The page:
Although carefully planned at twilight so all animals can attend, things go terribly wrong during this walkabout. The group creates such a terrible hullabaloo that Namarrkun, the lightning man, is forced to show his strength.
Katherine Scholes begins this informative piece by describing the multi-facted nature of the word "peace" and what it can mean to different people at different times. Then she provides concrete ways that each of us can be a peacemaker.
This story tells the tale of how Sarah and Natalie became friends. Sarah, both new to class and in a wheelchair, sits at the desk next to Natalie. At first, Natalie has some trouble getting over Sarah’s appearance and limitations, but with some help from her teacher and Sarah’s aide, she discovers a great, new friend waiting for her.
A chance meeting of a family of frogs and a family of snakes in the woods one day allows wonderful new friendships to be made. Later, when the siblings tell their parents about their new friends, they are told never to play together again. Find out why in this easy-to-produce play that teaches about the serious topic of prejudice.
“Connected to Everything” is a story written by Jennifer Greene and published in the Fall 2009 issue of Teaching Tolerance. This story is adapted from a traditional tale of the Bitterroot Salish, a Native American tribe in Montana.
Hussein, the narrator of My Name Was Hussein, lives in Bulgaria. His Muslim family takes great pride in their religion and traditions. But soldiers soon arrive in their village and force all of the Muslims to adopt Christian names, thereby inhibiting their freedom and identities.
Two friends who attend different schools in the same community learn that one of their schools has no instruments for their music program, while the other has multiple different kinds. They use their friendship and musical abilities to confront this inequity and try to bring about change.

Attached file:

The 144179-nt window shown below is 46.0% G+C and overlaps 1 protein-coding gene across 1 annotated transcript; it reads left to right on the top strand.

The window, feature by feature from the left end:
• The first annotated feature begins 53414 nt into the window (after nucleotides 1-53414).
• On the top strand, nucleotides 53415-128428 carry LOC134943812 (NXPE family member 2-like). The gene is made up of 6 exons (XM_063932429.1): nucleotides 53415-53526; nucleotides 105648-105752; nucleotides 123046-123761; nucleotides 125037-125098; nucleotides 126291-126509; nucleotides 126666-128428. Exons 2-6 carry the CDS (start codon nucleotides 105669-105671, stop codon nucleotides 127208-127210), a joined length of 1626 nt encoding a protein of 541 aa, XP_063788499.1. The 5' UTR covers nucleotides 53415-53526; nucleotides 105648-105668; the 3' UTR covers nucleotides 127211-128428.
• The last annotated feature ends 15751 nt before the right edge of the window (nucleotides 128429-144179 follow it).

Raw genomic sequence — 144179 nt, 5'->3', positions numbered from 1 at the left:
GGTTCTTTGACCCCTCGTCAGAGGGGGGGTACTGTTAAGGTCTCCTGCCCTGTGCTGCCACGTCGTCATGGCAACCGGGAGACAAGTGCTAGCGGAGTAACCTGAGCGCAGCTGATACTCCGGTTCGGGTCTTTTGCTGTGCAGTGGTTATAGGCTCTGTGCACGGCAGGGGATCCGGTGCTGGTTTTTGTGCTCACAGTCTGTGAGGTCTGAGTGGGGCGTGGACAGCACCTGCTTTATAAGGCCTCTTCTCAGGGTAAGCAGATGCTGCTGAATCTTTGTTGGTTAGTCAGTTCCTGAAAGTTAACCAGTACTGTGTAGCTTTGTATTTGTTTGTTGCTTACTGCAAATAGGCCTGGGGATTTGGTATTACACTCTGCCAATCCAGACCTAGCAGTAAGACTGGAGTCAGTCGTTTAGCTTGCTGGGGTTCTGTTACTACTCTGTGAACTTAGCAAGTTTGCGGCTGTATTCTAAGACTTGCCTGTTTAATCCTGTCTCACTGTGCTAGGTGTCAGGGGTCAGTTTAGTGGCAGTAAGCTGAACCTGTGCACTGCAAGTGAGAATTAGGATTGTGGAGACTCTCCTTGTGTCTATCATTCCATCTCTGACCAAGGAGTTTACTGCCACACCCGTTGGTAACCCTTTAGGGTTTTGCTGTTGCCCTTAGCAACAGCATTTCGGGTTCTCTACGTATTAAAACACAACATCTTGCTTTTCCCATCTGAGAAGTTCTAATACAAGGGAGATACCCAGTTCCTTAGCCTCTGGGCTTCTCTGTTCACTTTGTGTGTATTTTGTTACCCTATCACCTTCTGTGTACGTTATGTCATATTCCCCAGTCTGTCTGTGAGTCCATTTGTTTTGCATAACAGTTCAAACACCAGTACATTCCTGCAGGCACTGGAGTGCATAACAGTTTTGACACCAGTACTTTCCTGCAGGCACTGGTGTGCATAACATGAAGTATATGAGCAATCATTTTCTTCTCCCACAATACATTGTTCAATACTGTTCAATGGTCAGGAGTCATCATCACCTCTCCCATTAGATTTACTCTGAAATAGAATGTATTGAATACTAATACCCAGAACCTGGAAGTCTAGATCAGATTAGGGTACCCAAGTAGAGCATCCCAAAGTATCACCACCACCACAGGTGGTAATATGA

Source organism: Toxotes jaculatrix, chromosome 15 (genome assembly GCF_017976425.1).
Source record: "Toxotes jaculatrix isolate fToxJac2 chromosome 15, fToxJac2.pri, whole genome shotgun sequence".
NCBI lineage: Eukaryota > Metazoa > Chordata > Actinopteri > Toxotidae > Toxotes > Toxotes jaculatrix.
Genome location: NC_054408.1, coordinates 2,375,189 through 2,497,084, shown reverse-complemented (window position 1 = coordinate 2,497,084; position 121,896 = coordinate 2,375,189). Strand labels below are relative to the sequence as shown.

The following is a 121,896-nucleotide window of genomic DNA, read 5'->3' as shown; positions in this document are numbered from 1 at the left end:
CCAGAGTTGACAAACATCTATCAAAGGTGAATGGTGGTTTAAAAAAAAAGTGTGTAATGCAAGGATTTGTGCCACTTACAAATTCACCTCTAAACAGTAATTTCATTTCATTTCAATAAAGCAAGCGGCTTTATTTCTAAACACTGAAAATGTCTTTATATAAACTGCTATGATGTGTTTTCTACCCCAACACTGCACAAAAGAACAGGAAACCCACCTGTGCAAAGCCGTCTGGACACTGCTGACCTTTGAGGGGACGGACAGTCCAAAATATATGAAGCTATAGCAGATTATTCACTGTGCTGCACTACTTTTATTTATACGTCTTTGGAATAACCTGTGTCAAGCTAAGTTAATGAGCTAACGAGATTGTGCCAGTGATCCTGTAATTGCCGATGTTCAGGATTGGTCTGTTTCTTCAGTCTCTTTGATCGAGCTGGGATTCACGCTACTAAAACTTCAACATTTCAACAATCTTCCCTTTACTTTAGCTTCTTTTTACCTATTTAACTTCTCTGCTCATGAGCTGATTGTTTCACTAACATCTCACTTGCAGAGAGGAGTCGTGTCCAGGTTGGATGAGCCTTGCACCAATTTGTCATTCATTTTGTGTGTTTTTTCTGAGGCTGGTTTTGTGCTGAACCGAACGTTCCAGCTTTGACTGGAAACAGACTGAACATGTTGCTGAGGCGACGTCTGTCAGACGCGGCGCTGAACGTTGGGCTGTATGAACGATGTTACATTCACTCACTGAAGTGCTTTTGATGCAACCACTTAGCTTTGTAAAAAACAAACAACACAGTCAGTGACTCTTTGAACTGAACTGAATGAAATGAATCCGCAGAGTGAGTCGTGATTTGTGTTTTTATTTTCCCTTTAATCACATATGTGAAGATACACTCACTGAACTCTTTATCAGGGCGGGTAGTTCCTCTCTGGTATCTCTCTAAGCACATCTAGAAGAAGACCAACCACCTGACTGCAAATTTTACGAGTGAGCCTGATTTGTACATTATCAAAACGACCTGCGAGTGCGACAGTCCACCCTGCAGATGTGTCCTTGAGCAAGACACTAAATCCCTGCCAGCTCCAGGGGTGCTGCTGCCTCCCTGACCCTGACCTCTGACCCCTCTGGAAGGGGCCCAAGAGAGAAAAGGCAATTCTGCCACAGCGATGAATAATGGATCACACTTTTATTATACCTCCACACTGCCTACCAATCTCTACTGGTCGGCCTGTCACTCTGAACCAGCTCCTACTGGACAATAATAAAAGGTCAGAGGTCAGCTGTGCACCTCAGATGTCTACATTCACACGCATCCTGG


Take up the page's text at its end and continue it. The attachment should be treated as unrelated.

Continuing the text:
Are material possessions more important than friendship? Should you act on the impulse to get back when someone hurts you? Will you let pride get in the way of your friendship? This tale about bridges brings these questions to the fore..
An anchor chart is an artifact of classroom learning. Like an anchor, it holds students' and teachers' thoughts, ideas and processes in place. Anchor charts can be displayed as reminders of prior learning and built upon over multiple lessons.
This strategy provides tools to create questions that help students engage critically with Perspectives central texts and examine them for issues of power and social inequity. The activities suggested here also encourage readers to bring their knowledge and experiences to the reading of a text.
Realia are real-life objects that enable children to make connections to their own lives as they try to make sense of new concepts and ideas. This strategy brings the Perspectives central text to life for students by using everyday objects during the read aloud.
This strategy includes text type charts and matching exercises to help students differentiate between Perspectives central text types, increasing their ability to read, comprehend and produce those forms.
During shared reading, learners observe experts reading with fluency and expression while following along or otherwise engaging with the text. This strategy should focus on a specific instructional element (or mini lesson) that improves targeted reading comprehension skills while promoting the joy of reading.
Think Aloud requires readers to stop during their reading to think, reflect and discuss their process. Readers talk about skipping text, rereading, searching back in the text for information, questioning, clarifying, summarizing, making connections, reflecting, predicting and visualizing.
Students create a community puzzle mural, a large-scale artistic depiction, usually displayed in a community space. Puzzle pieces covered in student’s artwork relating to diversity, anti-bias or social justice themes from the central text comprise the mural.
Select the parts of your Learning Plan you'd like to print. If your Tasks or Strategies have PDF handouts, they'll need to be printed separately. These are listed on the left side of each Task or Strategy page.